(HealthDay News) – If you indulge in moderate drinking, you’ve probably heard that it might reduce your risk for heart trouble, including stroke.
A new British study supports that notion, but it also finds that light drinking’s benefit in lowering stroke risk does not apply to smokers.
“Any potential beneficial effect of drinking moderate amounts of alcohol on stroke may be counteracted by cigarette smoking,” said lead researcher Yangmei Li, a doctoral candidate in the Institute of Public Health at the University of Cambridge.
Li presented her findings Monday at a press conference held by the American Academy of Neurology during its annual meeting in Toronto.
The authors note that prior studies exploring the potential protective relationship between stroke risk and light-to-moderate drinking have found conflicting results. The fact that many people both drink and smoke might be a factor.
Smoking is a significant risk factor for stroke, Li noted, with current smokers having a 64 percent higher risk for stroke than those who have never smoked.
To help tease out these relationships, the authors tracked the drinking and smoking histories of more than 22,500 British residents (approximately 10,000 men and 12,000 women) for an average of 12 years.
The study began as early as 1993 and ended by 2008. All the study subjects were between the ages of 39 and 79, and none had a history of heart attack, cancer, or stroke prior to the study launch. By the end of the study, 864 strokes had occurred.
The researchers found that heavy drinkers gained no protection from stroke relative to non-drinkers. In fact, excessive alcohol use was linked to a potential rise in stroke risk.
On the other hand, light-to-moderate drinking did appear to lower the odds for stroke compared to no alcohol consumption. That’s in keeping with other studies on moderate drinking and cardiovascular health.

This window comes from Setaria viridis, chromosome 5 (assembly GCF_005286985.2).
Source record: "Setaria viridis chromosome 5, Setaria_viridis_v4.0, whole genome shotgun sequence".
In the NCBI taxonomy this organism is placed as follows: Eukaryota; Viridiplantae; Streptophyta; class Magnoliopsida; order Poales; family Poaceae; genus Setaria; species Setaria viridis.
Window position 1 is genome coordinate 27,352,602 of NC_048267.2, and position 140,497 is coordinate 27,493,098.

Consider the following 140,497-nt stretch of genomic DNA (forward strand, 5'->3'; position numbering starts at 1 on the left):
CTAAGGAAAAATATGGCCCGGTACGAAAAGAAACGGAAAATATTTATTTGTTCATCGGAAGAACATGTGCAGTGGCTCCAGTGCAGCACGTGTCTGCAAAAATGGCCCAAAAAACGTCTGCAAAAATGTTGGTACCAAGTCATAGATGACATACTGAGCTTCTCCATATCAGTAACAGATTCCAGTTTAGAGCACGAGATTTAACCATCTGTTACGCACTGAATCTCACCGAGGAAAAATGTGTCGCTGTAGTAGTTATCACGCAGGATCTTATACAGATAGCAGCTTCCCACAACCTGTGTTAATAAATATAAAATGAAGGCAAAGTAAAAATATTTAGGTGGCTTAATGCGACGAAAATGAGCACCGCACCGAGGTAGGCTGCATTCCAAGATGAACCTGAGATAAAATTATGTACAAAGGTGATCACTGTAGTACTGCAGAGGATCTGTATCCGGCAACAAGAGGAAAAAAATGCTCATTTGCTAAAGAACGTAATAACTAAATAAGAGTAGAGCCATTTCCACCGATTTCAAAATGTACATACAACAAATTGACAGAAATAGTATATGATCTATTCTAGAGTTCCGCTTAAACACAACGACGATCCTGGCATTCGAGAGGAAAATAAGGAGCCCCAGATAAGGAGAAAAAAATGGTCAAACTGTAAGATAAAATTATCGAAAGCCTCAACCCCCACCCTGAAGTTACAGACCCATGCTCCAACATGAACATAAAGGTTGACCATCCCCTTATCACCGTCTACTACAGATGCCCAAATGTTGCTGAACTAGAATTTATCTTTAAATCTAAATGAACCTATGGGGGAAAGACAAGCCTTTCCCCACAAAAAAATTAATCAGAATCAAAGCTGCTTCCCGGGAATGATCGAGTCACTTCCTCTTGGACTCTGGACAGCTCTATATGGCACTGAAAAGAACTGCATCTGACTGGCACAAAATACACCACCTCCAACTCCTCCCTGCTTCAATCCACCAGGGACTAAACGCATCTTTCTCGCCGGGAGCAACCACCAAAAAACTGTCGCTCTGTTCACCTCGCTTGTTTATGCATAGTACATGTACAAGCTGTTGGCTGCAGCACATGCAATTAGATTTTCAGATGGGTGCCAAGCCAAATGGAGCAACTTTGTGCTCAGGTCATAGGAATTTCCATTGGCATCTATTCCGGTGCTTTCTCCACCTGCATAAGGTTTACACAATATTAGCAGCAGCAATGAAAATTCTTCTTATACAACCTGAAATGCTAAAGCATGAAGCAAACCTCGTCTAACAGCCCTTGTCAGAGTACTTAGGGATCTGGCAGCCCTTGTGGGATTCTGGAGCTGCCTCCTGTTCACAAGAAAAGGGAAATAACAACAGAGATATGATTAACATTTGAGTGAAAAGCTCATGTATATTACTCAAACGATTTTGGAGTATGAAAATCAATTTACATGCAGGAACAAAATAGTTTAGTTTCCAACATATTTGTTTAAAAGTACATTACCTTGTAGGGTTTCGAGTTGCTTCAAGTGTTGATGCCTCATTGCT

However, the apparent protective effect of moderate tippling did not hold true for smokers.
The lowest stroke risk was observed among nonsmokers who consumed between three to 14 “units” of alcohol per week, each unit being equal to about a glass of wine.
This level of consumption — below what the authors defined as the upper “moderate consumption” limit of 21 glasses per week — afforded participants a 37 percent reduction in stroke risk.
However, smokers who drank a similar amount of alcohol had no such decline in their odds for stroke.
Li and her colleagues conclude that “smoking may modify [the] relationship between alcohol and stroke risk.”
For his part, Dr. Ralph Sacco, chairman of the department of neurology at the University of Miami, said the finding confirms that “smoking is a powerful risk factor for stroke”.
“In my own research, the protective affect of moderate alcohol consumption was seen among both smokers and nonsmokers,” he noted. “However, it is possible that we’ll ultimately find that smoking wipes out the benefit, because it certainly does increase stroke risk in general.”
“And so while it’s hard for us to advocate that people should start drinking a little alcohol if they don’t do so already, we do need to get the message out that if you’re currently drinking heavy amounts of alcohol you need to reduce down to small amounts,” Sacco said. “And we need to make sure that people don’t smoke.”
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Yangmei Li, M.Phil, Ph.D. candidate, Institute of Public Health, University of Cambridge, U.K.; Ralph Sacco, M.D., chairman, department of neurology, University of Miami; April 12, 2010, news conference, American Academy of Neurology annual meeting, Toronto